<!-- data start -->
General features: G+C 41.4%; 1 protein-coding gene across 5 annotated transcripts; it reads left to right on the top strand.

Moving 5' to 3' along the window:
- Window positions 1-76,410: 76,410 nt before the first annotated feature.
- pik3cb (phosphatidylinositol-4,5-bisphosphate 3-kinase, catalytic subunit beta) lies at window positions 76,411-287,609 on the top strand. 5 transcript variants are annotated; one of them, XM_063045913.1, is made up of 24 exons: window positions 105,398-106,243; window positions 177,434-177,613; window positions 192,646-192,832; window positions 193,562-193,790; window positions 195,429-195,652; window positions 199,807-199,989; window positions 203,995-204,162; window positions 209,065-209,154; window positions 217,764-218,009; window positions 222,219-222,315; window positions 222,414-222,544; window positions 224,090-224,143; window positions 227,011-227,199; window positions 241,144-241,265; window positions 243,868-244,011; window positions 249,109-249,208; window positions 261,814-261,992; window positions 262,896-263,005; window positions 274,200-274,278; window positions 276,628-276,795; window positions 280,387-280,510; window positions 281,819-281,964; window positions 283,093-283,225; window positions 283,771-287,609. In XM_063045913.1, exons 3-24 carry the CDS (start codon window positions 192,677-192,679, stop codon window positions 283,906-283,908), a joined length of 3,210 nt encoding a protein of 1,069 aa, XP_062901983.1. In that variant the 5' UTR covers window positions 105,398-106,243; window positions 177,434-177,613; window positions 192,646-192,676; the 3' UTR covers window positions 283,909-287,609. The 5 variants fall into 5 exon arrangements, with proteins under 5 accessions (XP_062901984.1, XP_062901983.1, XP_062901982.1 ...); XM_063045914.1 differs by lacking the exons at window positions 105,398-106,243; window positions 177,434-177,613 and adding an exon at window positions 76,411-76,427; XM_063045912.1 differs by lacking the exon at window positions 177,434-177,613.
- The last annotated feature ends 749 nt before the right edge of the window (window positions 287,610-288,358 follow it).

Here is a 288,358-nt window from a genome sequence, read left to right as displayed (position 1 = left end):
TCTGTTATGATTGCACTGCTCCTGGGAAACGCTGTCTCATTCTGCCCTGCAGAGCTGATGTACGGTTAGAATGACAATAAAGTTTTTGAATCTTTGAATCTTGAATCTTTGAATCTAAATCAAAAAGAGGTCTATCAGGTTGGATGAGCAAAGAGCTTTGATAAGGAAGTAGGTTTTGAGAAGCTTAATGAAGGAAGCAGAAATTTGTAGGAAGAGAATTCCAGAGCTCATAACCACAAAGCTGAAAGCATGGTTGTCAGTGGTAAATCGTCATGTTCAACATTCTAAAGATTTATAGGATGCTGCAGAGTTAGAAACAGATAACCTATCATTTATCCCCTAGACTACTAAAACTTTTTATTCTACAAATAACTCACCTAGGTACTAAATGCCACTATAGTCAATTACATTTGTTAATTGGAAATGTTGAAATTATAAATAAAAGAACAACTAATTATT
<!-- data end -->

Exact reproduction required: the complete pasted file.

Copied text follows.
General features: G+C 41.4%; 1 protein-coding gene across 5 annotated transcripts; it reads left to right on the top strand.

Moving 5' to 3' along the window:
- Window positions 1-76,410: 76,410 nt before the first annotated feature.
- pik3cb (phosphatidylinositol-4,5-bisphosphate 3-kinase, catalytic subunit beta) lies at window positions 76,411-287,609 on the top strand. 5 transcript variants are annotated; one of them, XM_063045913.1, is made up of 24 exons: window positions 105,398-106,243; window positions 177,434-177,613; window positions 192,646-192,832; window positions 193,562-193,790; window positions 195,429-195,652; window positions 199,807-199,989; window positions 203,995-204,162; window positions 209,065-209,154; window positions 217,764-218,009; window positions 222,219-222,315; window positions 222,414-222,544; window positions 224,090-224,143; window positions 227,011-227,199; window positions 241,144-241,265; window positions 243,868-244,011; window positions 249,109-249,208; window positions 261,814-261,992; window positions 262,896-263,005; window positions 274,200-274,278; window positions 276,628-276,795; window positions 280,387-280,510; window positions 281,819-281,964; window positions 283,093-283,225; window positions 283,771-287,609. In XM_063045913.1, exons 3-24 carry the CDS (start codon window positions 192,677-192,679, stop codon window positions 283,906-283,908), a joined length of 3,210 nt encoding a protein of 1,069 aa, XP_062901983.1. In that variant the 5' UTR covers window positions 105,398-106,243; window positions 177,434-177,613; window positions 192,646-192,676; the 3' UTR covers window positions 283,909-287,609. The 5 variants fall into 5 exon arrangements, with proteins under 5 accessions (XP_062901984.1, XP_062901983.1, XP_062901982.1 ...); XM_063045914.1 differs by lacking the exons at window positions 105,398-106,243; window positions 177,434-177,613 and adding an exon at window positions 76,411-76,427; XM_063045912.1 differs by lacking the exon at window positions 177,434-177,613.
- The last annotated feature ends 749 nt before the right edge of the window (window positions 287,610-288,358 follow it).

Here is a 288,358-nt window from a genome sequence, read left to right as displayed (position 1 = left end):
TCTGTTATGATTGCACTGCTCCTGGGAAACGCTGTCTCATTCTGCCCTGCAGAGCTGATGTACGGTTAGAATGACAATAAAGTTTTTGAATCTTTGAATCTTGAATCTTTGAATCTAAATCAAAAAGAGGTCTATCAGGTTGGATGAGCAAAGAGCTTTGATAAGGAAGTAGGTTTTGAGAAGCTTAATGAAGGAAGCAGAAATTTGTAGGAAGAGAATTCCAGAGCTCATAACCACAAAGCTGAAAGCATGGTTGTCAGTGGTAAATCGTCATGTTCAACATTCTAAAGATTTATAGGATGCTGCAGAGTTAGAAACAGATAACCTATCATTTATCCCCTAGACTACTAAAACTTTTTATTCTACAAATAACTCACCTAGGTACTAAATGCCACTATAGTCAATTACATTTGTTAATTGGAAATGTTGAAATTATAAATAAAAGAACAACTAATTATT